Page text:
The three filters combined can have a very powerful distorting effect. Yet there is a fourth filter, which may be more influential than the other three put together. Most people tend to read, remember, and accept that history that conforms to their existing world view, and ignore or forget the rest. This can apply across the political spectrum but there are obvious psychological reasons why the tendency is more pronounced toward the collectivist end of that spectrum, which is deeply entrenched in some Welsh subcultures. Those types of personalities which tend to be attracted by a collectivist ideology are more likely to have a greater fear of exclusion from the collective if they express views which it interprets as challenging its norms. Put simply, it is very hard to be an anti-social socialist.

This explains the survival of what is probably the most influential myth in Wales, the myth of Welsh victimhood.

If people tend to accept the version of history that suits their world view, it is obviously convenient to view history in terms of oppression of the workers if one is a socialist or oppression of the Welsh if one is a nationalist – or oppression of Welsh workers if a socialist and a nationalist.

Before proceeding, we need to take a moment to clarify terms. The word ‘oppression’ is badly overused. To claim oppression is to allege something deliberate and specific, like the current persecution of Christians in the ‘Islamic State.’ To say that the lives of most of our Welsh ancestors were, in Hobbes’ words, ‘poor, nasty, brutish, and short,’ that they were overtaxed, and that they subjected to stupid, greedy, and intrusive bureaucrats is all self-evidently true – but it has also, sadly, been true of most people, especially the poor, throughout history, and still is today.

If the word ‘oppression’ is to have any real meaning, it has to signify something more than standard evils of poverty and government, and the specific myth of Welsh victimhood requires evidence of oppression of the Welsh as the Welsh. Yet when we come to examine alleged examples of that, we usually find at best only minute fragments of truth surrounded by thick layers of overstatement and misunderstanding.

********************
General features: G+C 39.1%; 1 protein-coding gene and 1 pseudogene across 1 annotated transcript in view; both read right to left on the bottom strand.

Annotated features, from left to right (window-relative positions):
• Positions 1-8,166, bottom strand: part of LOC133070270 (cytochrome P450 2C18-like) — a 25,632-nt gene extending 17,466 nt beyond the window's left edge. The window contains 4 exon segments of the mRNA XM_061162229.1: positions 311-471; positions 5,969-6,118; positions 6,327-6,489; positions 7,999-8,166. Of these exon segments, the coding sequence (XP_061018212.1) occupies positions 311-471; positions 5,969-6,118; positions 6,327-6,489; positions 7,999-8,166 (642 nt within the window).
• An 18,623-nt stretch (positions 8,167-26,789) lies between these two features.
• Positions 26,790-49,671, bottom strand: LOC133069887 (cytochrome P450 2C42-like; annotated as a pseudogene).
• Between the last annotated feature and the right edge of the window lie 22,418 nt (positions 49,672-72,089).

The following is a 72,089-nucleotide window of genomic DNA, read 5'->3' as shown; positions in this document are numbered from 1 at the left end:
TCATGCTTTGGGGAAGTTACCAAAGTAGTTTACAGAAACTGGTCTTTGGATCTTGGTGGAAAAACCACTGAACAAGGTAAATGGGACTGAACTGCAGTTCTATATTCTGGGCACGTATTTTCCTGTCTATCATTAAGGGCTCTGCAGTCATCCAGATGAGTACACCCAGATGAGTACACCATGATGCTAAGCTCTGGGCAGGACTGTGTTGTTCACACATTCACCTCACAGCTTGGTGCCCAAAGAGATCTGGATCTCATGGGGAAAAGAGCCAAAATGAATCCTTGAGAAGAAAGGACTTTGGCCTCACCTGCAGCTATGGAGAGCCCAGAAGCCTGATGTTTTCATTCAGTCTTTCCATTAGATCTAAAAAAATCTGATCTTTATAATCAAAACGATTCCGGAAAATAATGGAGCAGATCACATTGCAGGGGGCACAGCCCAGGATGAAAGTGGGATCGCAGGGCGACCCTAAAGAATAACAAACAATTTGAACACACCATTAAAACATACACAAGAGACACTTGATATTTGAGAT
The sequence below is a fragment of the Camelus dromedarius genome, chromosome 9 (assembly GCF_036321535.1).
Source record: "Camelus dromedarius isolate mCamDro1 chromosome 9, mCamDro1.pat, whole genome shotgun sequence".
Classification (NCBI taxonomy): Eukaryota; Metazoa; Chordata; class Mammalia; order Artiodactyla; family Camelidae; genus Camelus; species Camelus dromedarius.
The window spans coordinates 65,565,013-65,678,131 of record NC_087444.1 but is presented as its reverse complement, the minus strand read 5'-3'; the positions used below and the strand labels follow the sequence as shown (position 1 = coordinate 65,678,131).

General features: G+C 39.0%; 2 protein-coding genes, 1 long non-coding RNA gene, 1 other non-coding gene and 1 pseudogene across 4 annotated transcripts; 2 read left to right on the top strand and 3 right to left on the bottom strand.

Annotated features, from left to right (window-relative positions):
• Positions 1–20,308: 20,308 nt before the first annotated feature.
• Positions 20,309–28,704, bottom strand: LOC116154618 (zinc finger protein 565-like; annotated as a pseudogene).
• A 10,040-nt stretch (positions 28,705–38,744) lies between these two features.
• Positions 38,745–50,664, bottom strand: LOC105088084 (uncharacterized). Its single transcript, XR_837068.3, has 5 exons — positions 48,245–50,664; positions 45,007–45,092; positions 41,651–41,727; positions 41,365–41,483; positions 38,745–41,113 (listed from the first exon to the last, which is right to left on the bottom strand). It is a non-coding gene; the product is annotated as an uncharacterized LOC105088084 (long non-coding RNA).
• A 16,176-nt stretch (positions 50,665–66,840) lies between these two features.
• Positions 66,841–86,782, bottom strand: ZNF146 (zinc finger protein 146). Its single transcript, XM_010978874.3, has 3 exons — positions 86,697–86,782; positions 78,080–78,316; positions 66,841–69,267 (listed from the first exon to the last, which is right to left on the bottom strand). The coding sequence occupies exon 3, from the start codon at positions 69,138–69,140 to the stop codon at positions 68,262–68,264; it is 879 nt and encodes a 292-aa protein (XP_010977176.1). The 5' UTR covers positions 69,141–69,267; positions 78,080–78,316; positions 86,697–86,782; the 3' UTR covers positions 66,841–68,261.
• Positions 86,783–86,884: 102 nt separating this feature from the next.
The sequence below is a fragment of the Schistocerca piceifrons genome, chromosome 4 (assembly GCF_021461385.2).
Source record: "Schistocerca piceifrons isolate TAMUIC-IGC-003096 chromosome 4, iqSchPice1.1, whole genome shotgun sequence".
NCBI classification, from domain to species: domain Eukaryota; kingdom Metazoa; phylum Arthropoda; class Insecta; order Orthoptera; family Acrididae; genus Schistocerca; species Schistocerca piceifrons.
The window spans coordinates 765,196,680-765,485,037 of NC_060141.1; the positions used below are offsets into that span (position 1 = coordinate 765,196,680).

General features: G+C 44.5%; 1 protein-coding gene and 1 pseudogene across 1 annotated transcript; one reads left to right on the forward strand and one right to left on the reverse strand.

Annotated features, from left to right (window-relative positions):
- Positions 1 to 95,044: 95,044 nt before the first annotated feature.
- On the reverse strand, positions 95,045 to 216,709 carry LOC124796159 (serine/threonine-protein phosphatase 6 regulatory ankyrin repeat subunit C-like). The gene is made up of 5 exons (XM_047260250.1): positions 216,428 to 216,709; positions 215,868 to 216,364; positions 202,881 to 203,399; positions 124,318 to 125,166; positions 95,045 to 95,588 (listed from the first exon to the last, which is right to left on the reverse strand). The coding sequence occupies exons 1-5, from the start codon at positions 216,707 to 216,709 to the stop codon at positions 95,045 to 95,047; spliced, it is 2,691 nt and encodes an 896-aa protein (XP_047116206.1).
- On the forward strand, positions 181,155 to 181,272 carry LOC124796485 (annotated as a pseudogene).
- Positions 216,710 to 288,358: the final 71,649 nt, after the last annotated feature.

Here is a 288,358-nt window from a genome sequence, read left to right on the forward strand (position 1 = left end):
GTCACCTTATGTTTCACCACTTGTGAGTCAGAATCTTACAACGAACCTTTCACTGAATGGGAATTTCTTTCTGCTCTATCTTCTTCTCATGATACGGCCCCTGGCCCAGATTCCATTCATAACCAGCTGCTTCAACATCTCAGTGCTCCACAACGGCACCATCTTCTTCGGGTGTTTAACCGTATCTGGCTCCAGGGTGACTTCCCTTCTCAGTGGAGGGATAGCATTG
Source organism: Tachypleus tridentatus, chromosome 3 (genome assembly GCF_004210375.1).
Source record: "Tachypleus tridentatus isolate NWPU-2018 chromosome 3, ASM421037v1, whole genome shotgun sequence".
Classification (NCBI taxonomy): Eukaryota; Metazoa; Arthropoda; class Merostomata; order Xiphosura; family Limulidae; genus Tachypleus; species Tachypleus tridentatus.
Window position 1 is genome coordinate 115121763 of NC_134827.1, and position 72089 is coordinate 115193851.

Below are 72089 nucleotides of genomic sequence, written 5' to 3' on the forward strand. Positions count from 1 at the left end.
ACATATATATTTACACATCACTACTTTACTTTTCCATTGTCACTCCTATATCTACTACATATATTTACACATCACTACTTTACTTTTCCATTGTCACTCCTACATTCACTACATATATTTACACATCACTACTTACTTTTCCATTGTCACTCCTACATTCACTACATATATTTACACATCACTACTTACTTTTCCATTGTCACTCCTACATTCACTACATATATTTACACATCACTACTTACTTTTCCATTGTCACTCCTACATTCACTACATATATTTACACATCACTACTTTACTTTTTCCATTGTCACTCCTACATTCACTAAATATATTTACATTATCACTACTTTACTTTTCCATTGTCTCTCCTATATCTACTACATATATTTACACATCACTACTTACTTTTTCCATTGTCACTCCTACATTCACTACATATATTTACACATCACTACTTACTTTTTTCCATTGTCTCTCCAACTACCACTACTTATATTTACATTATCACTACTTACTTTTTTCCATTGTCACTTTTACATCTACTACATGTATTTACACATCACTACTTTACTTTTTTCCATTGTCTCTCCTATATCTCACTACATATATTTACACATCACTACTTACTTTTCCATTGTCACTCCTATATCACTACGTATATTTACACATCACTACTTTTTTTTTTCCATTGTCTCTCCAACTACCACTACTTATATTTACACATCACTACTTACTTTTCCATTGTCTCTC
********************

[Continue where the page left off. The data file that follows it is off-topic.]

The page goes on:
In particular, one finds very little to support the notion that the English have made a deliberate and comprehensive attempt to destroy the separate Welsh language and culture from Edward I’s alleged massacre of the Bards to the ‘Welsh Not.’ The killing of the Bards is a much later fiction, and the ‘Welsh Not’ did not come from oppressors in London but from educators in Wales who, rightly or wrongly, believed honestly and sincerely that the children in their charge would fare better in life if they mastered English.

The motivation for the infamous medieval anti-Welsh laws was not primarily racial or cultural. For example, excluding native Welsh from English settlements was a sensible military precaution in a frontier zone, and apparently one poorly enforced much of the time. Similarly, establishing English common law in Welsh courts was part of a broader administrative project by the Crown, and medieval accounts do refer to the employment of interpreters.

The notion that the Conquest itself was somehow unfair is anachronistic: at the time the Welsh saw nothing wrong in fighting each other constantly, and were still hoping – rather optimistically – to drive the English out of England.

Modern myths focus on industrial more than racial conflict, but require similar footnotes. For example, Churchill’s alleged shooting of peaceful demonstrators seems to have been a conflation of the Tonypandy Riots and the Llanelli Rail Strike with the events of ‘Bloody Sunday’ in Russia a few years before. Nor was it Lady Thatcher who ‘closed all the pits’: that was a seventy-year decline in the coal industry which began when the Royal Navy, rightly under the circumstances, converted to oil – for which Sir Winston was, as it happens, partly responsible.

Incidentally, just between us Welsh – forget what we tell the tourists – are we still pretending to lament the passing of the pits? The change was traumatic, as change often is, and it certainly could have been much better planned and managed, but, if an angel descended to offer us the chance tomorrow, how many of us would really want to go back to a time when the image of Wales was defined by deforestation, slag heaps, irremovable dirt, lung disease, strikes, and catastrophic disasters?

The irony is that Welsh nationalists in particular are missing a trick by perpetuating the myth of Welsh victimhood. One of the things that came very strongly out of last year’s Scottish Referendum is that independence requires a feeling of national self-confidence and self-reliance. Those who advocate an independent Wales might do better to drop the victim stuff and rediscover an older tradition, one with stronger roots in actual history, that of the proud, strong warrior-nation.

The myth of Welsh victimhood has had a particularly distorting effect on contemporary Welsh views of the British Empire.

Welsh critics of Imperialism tend to ignore the fact that Wales was an active participant in the Empire from the start. The first Anglo-Norman colonies in Wales were followed almost immediately by the first Cambro-Norman colonies in Ireland. The Welsh could indeed be victims of Imperialism, but they could also be beneficiaries – or both.